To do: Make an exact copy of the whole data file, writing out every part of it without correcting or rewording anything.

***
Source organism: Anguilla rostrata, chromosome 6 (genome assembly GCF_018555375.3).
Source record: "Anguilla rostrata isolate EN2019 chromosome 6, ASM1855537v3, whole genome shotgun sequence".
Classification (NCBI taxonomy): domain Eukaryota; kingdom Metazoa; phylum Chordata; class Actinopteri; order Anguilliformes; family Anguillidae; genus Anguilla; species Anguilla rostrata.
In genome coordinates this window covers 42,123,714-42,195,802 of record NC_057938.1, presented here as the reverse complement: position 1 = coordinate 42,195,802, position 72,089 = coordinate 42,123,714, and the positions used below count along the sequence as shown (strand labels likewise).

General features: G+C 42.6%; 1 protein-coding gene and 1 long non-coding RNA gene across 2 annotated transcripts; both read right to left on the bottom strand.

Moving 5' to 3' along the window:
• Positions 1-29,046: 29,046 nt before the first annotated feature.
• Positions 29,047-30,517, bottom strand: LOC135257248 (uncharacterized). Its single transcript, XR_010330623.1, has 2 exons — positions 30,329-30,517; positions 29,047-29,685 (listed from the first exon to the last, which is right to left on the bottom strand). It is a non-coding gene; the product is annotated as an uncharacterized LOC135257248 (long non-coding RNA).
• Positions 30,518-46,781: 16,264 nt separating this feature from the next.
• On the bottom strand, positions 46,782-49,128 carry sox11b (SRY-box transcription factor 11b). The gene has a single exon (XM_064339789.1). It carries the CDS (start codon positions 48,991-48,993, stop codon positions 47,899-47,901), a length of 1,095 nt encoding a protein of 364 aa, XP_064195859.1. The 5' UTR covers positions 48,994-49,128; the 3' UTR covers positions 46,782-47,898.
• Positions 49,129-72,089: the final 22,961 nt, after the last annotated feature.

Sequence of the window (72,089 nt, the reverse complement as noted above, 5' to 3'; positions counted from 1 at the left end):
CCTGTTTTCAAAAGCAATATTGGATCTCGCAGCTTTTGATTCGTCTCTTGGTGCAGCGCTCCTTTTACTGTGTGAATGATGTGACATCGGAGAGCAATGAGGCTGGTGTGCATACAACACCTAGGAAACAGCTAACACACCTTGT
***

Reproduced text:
Source organism: Anguilla rostrata, chromosome 6 (genome assembly GCF_018555375.3).
Source record: "Anguilla rostrata isolate EN2019 chromosome 6, ASM1855537v3, whole genome shotgun sequence".
Classification (NCBI taxonomy): domain Eukaryota; kingdom Metazoa; phylum Chordata; class Actinopteri; order Anguilliformes; family Anguillidae; genus Anguilla; species Anguilla rostrata.
In genome coordinates this window covers 42,123,714-42,195,802 of record NC_057938.1, presented here as the reverse complement: position 1 = coordinate 42,195,802, position 72,089 = coordinate 42,123,714, and the positions used below count along the sequence as shown (strand labels likewise).

General features: G+C 42.6%; 1 protein-coding gene and 1 long non-coding RNA gene across 2 annotated transcripts; both read right to left on the bottom strand.

Moving 5' to 3' along the window:
• Positions 1-29,046: 29,046 nt before the first annotated feature.
• Positions 29,047-30,517, bottom strand: LOC135257248 (uncharacterized). Its single transcript, XR_010330623.1, has 2 exons — positions 30,329-30,517; positions 29,047-29,685 (listed from the first exon to the last, which is right to left on the bottom strand). It is a non-coding gene; the product is annotated as an uncharacterized LOC135257248 (long non-coding RNA).
• Positions 30,518-46,781: 16,264 nt separating this feature from the next.
• On the bottom strand, positions 46,782-49,128 carry sox11b (SRY-box transcription factor 11b). The gene has a single exon (XM_064339789.1). It carries the CDS (start codon positions 48,991-48,993, stop codon positions 47,899-47,901), a length of 1,095 nt encoding a protein of 364 aa, XP_064195859.1. The 5' UTR covers positions 48,994-49,128; the 3' UTR covers positions 46,782-47,898.
• Positions 49,129-72,089: the final 22,961 nt, after the last annotated feature.

Sequence of the window (72,089 nt, the reverse complement as noted above, 5' to 3'; positions counted from 1 at the left end):
CCTGTTTTCAAAAGCAATATTGGATCTCGCAGCTTTTGATTCGTCTCTTGGTGCAGCGCTCCTTTTACTGTGTGAATGATGTGACATCGGAGAGCAATGAGGCTGGTGTGCATACAACACCTAGGAAACAGCTAACACACCTTGT